Near-Infrared Spectroscopy Data by Group During Occlusion at Rest and After Exercise-Induced Muscle Damage

Figure 2

Resting oxygen saturation (SmO2) in the vibration therapy (VT) group and control group postexercise-induced muscle damage.

Figure 2

Resting oxygen saturation (SmO2) in the vibration therapy (VT) group and control group postexercise-induced muscle damage.

Close modal

A significant main effect in the rate of SmO2 desaturation was demonstrated post-EIMD protocol (F3,24 = 3.030, P = .049, $${\rm{\upeta }}_{\rm{p}}^2$$ = 0.275), but this did not differ between groups (F1,8 = 2.906, P = .127, $${\rm{\upeta }}_{\rm{p}}^2$$ = 0.266; Figure 3). The rate of desaturation was faster at 24 hours than at baseline (P = .037); no other differences existed (P > .05; Table).

Figure 3

Desaturation rate in the vibration therapy (VT) group and control group postexercise-induced muscle damage.

Figure 3

Desaturation rate in the vibration therapy (VT) group and control group postexercise-induced muscle damage.

Close modal

We found a main effect of time on the SmO2 resaturation rate (F3,24 = 4.339, P = .014, $${\rm{\upeta }}_{\rm{p}}^2$$ = 0.352) and a greater resaturation rate in the VT group than in the control group (F1,8 = 10.35, P = .012, $${\rm{\upeta }}_{\rm{p}}^2$$ = 0.564; Figure 4). The groups did not differ in the rate of SmO2 resaturation at baseline (P = .611), but at 1 hour (P = .007, d = 2.6), 24 hours (P = .001, d = 3.1), and 48 hours (P = .035, d = 1.7), post-EIMD was higher in the VT group than in the control group (Table). For the VT group, resaturation of SmO2 was greater at 1 hour (P = .04, d = 1.5), 24 hours (P = .001, d = 2.0), and 48 hours (P = .018, d = 1.0) than at baseline; the resaturation rate did not differ for the control group between baseline and any other time point (P > .05).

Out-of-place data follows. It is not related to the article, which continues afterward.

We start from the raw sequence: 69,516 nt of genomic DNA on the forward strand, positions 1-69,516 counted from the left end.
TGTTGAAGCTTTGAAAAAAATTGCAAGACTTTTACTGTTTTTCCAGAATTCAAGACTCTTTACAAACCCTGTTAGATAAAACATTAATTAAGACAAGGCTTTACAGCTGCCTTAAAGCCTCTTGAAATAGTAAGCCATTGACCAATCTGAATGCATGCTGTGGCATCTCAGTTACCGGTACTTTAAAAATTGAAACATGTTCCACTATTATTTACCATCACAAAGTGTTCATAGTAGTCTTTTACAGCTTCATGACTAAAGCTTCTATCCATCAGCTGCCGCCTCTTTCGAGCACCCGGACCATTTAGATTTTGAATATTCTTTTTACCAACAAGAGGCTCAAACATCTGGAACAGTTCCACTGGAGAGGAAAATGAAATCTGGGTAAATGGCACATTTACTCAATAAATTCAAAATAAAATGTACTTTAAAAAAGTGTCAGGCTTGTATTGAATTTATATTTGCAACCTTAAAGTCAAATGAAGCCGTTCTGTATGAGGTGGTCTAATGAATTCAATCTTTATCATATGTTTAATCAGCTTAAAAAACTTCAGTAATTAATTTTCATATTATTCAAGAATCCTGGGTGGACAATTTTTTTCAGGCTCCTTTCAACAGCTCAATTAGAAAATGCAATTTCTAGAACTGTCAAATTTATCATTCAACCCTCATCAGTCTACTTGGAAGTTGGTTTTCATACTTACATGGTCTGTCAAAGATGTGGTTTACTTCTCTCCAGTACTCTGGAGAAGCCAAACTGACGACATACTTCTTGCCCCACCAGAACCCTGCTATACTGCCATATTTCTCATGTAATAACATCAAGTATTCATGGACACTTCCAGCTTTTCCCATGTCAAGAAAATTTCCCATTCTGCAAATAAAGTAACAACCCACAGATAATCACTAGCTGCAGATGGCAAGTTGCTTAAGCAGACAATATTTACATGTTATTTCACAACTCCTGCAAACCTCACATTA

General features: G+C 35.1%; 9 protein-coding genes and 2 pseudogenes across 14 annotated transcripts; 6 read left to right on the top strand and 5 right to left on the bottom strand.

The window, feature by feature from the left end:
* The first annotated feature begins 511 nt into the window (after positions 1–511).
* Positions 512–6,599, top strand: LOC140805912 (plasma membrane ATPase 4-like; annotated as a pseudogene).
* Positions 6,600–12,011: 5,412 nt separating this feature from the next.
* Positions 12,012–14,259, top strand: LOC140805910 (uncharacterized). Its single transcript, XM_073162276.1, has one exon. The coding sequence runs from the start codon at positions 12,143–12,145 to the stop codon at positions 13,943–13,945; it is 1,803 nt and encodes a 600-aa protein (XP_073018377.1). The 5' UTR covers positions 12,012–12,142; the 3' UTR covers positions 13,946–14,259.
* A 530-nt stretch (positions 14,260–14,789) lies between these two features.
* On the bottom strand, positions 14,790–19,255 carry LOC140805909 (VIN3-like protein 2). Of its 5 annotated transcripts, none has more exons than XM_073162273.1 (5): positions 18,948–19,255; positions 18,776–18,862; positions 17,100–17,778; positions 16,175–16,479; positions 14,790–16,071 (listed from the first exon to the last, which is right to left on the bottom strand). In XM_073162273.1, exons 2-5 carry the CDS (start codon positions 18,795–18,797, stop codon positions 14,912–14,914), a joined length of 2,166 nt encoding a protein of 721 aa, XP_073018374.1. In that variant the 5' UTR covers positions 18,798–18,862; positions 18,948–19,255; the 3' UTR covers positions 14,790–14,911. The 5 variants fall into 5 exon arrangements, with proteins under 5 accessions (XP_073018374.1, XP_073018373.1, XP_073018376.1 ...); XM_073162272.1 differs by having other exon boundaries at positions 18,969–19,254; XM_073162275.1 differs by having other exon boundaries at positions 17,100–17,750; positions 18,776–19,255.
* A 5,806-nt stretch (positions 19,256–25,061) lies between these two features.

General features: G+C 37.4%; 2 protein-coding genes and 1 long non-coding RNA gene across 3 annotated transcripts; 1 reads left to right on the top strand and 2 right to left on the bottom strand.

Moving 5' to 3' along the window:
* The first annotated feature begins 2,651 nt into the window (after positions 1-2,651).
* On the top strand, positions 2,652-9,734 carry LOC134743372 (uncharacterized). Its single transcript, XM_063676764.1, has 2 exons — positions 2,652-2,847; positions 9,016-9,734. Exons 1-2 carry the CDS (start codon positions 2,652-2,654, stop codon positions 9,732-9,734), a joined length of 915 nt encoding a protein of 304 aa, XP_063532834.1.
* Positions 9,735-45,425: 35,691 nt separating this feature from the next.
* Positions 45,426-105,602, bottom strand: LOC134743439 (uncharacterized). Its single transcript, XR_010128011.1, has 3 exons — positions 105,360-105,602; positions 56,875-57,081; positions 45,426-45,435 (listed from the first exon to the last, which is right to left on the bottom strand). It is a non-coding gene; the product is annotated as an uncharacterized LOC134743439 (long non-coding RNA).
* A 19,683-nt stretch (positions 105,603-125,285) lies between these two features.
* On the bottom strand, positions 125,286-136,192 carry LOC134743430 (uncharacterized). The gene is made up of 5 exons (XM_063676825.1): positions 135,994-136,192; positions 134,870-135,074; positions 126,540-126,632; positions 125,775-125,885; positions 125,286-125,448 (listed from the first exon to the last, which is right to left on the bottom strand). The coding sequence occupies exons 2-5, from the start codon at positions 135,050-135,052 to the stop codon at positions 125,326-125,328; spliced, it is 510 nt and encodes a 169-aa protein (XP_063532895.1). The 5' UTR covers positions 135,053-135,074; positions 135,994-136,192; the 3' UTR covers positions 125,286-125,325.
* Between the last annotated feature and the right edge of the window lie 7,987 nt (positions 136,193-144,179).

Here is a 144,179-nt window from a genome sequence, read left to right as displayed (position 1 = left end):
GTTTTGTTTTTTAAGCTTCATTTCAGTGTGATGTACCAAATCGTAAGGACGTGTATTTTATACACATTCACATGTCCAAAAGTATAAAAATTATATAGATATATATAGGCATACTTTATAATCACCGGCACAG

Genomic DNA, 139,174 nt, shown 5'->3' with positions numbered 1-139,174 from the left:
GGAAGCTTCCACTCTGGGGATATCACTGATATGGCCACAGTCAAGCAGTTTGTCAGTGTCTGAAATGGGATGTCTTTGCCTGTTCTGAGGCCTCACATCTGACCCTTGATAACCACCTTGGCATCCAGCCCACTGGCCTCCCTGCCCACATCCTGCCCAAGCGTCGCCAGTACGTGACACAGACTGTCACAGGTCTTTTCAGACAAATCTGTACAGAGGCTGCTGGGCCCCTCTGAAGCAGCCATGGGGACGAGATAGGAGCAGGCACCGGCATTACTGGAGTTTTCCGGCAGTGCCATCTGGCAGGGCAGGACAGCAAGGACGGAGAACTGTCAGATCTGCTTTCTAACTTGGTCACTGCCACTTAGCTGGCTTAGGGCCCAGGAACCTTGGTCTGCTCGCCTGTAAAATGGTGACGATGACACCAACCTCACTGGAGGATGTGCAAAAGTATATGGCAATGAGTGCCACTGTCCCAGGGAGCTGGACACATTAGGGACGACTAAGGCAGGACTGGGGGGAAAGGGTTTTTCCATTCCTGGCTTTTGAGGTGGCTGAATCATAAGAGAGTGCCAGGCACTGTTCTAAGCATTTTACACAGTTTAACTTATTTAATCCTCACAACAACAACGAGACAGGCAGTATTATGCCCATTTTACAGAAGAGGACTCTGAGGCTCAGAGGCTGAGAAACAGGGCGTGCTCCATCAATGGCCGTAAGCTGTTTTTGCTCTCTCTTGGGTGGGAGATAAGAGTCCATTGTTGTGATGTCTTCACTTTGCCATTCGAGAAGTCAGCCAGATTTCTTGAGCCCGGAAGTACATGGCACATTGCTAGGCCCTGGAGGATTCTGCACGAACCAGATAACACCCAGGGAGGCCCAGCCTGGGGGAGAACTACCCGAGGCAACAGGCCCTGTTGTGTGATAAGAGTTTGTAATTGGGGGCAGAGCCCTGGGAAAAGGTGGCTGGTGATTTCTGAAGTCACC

Figure 4

Resaturation rates in the vibration therapy (VT) group and control group postexercise-induced muscle damage.

Figure 4

Resaturation rates in the vibration therapy (VT) group and control group postexercise-induced muscle damage.

Close modal

### Wrist-Flexor Strength

A significant effect of time (F3,24 = 7.414, P = .001, $${\rm{\upeta }}_{\rm{p}}^2$$ = 0.481) and group × time interaction for strength (F3,24 = 4.338, P = .014, $${\rm{\upeta }}_{\rm{p}}^2$$ = 0.352) were noted. The strength of the VT group over time did not change (P values > .005), whereas the strength of the control group was lower at 1 hour (4%; P = .044, d = 0.98), 24 hours (8%; P = .003, d = 1.34), and 48 hours (5%; P = .035, d = 1.06) post-EIMD than at baseline. No other strength differences between time points were identified (P values > .05; Figure 5).

Figure 5

Handgrip strength relative to baseline levels in the vibration therapy (VT) group and control group postexercise-induced muscle damage. No differences were present between groups. * P < .05 compared with baseline only in the VT group.